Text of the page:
No one can state the exact age of the neo-Eskimo site at Eskimobugt, but it may only be a few hundred years old. Subterranean winter houses designed with a tunnel that faces the sea where occupants would crawl through to the stand-up living chamber; at the opposite end is the sleeping platform. The walls were erected with carefully laid stones while the roof structure would be built from whatever material was available - driftwood, walrus bone, and available skin covering. Fire hearths were created by laying rocks in a circle with a bed of white quartzite stones. Learn from our historian about the incredible resourcefulness of the Inuit people whose men travelled formidable distances by kayak to hunt, and whose women crafted sophisticated garments from animal skins and fur – a people for whom survival in such extremes was paramount. Hiking here offers panoramic views, sightings musk ox and, occasionally Arctic hare.

Skipperdalen
See some of the most striking sedimentary sandstone, shale and siltstone formations imaginable. The alternating colours and patterns in the layers of rocks defied belief, and the layers of sediment here are estimated to have taken about 4,000 years to be laid down. You can also find the remains of a simple but highly effective wooden fox trap in use by Norwegian trappers in both Greenland and Svalbard from the early 1900s to 1960s. Skippendalen is also a marvellous place to hike and paddle in kayaks.

Other possible landing points in the area include:
• Rypefjord
• Nordenskjöld glacier & Blomsterbugten
• Alpenfjorden
• FjordFonfjord
• Bjorn Oya
• Milne Land
• Hekla Havn
• Denmark Island

Day 13 At Sea
During our sea crossing to Jan Mayen Island, our experts will offer informative and entertaining talks and presentations about Arctic exploration and to prepare you for your visit to Jan Mayen, one of the world’s most remote and fascinating volcanic islands. You may wish to enjoy a remedial massage in the wellness centre, soak in the hot tub, or organise your photos freeing space on your memory card for the coming days.

Day 14 Jan Mayen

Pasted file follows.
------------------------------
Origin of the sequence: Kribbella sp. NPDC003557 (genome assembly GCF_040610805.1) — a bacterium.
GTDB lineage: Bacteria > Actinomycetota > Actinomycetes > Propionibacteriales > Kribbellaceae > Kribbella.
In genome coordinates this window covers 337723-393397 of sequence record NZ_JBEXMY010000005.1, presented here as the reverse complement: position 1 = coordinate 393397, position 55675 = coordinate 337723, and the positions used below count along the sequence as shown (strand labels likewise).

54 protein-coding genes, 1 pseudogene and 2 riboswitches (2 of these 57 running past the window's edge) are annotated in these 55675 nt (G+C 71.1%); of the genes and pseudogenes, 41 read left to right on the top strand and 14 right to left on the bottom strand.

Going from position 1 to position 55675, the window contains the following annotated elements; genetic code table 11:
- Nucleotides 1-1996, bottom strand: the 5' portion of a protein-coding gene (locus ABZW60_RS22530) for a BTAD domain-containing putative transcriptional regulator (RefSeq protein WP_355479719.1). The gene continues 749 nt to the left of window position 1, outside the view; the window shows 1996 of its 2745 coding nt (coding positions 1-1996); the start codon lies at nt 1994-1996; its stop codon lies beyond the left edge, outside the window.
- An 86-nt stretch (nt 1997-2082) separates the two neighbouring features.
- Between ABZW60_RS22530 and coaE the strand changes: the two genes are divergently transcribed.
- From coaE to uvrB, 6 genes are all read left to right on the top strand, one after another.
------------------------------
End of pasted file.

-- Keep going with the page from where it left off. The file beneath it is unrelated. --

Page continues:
The approach to Jan Mayen is spectacular. The huge volcano (2277m altitude) is the world’s northernmost active volcano, and last erupted in 1985. The northern part of the island is a great place to look for whales and dolphins, and contains impressive glaciers, some of which reach the sea. If the weather is friendly, we will try to land at Kvalrossbukta, a relatively sheltered bay on the island’s west coast. This is one of the landings used to supply the weather station Olonkinbyen, situated on the eastern side of the island. If conditions allows, we may walk from Kvalrossbukta to Olonkinbyen (approximately three hours walk to visit the station). Our Zodiacs will be waiting for us at a small bay to transport us back to the ship.

Day 15 At Sea
We continue our voyage east, sailing to the Norwegian coast. Our expedition team will share their knowledge of Norwegian maritime history and fascinating Norse culture through informative talks and lectures.

Days 16-20 Norwegian Coast
Lofoten is a Norwegian archipelago known for its dramatic mountain scenery, wildly beautiful places of marsh and rock, green fields, reflective lakes, and white sandy beaches by crystal-clear seas. The region offers superb opportunities for ship cruising, kayaking and Zodiac excursions through the fjords, to spot seals, sea eagles and perhaps whales. Learn about Norway’s oldest export at the Lofoten Stockfish Museum, enjoy a Zodiac cruise through spectacular and narrow Trollfjord, a two kilometre-long, 100-metre-wide gorge flanked by steep mountains on either side. Stroll through picturesque villages dotted with red and white fishermen’s huts, surrounded by soaring granite peak. We plan to land at Torget Island and hike to Torghatten, a fascinating rock formation with an equally interesting legend describing the hole in the mountain having been created by a troll's arrow. En route to Bergen, we hope to visit other charming villages including a visit to the beautiful and historic stave church at Kvernes and maybe Runde Island - one of Norway’s premier seabird nesting islands.

Day 21 Disembark Bergen
Disembark in historic Bergen, located in the heart of the Fjord Norway region in the southwest coast. It’s the country’s second-largest city and is surrounded by mountains and fjords including Sognefjord, the country’s longest and deepest. Bergen is also rated as a UNESCO City of Gastronomy and is therefore an ideal place to relax after your voyage. Bid a fond farewell to your fellow expeditioners as we all continue our onward journeys. Your voyage includes a transfer to Bergen airport.

Itinerary

Day 1-Longyearbyen
Arrive in Longyearbyen, where you will be met by a representative of Aurora Expeditions to commence a tour of Longyearbyen.

On the drive to Camp Barentz located in Advent Valley, your guide will give you an introduction to Longyearbyen’s fascinating history. At Camp Barentz enjoy a presentation in the large ‘lavvo’ - a traditional building common in northern Norway. You will also have the opportunity to meet the friendly huskies and perhaps pick up some souvenirs. A visit to the Svalbard museum is included back in town before embarking the vessel in the late afternoon.

You’ll have time to settle into your cabin prior to the compulsory briefings. Your voyage commences, cruising out of the beautiful Isfjorden, escorted by gliding fulmars and perhaps the occasional puffin. Find a spot on one of the observation areas watching for seabirds, including graceful ivory gulls, kittiwakes and guillemots. They rise and fall skilfully, using the air currents created by the ship to gain momentum.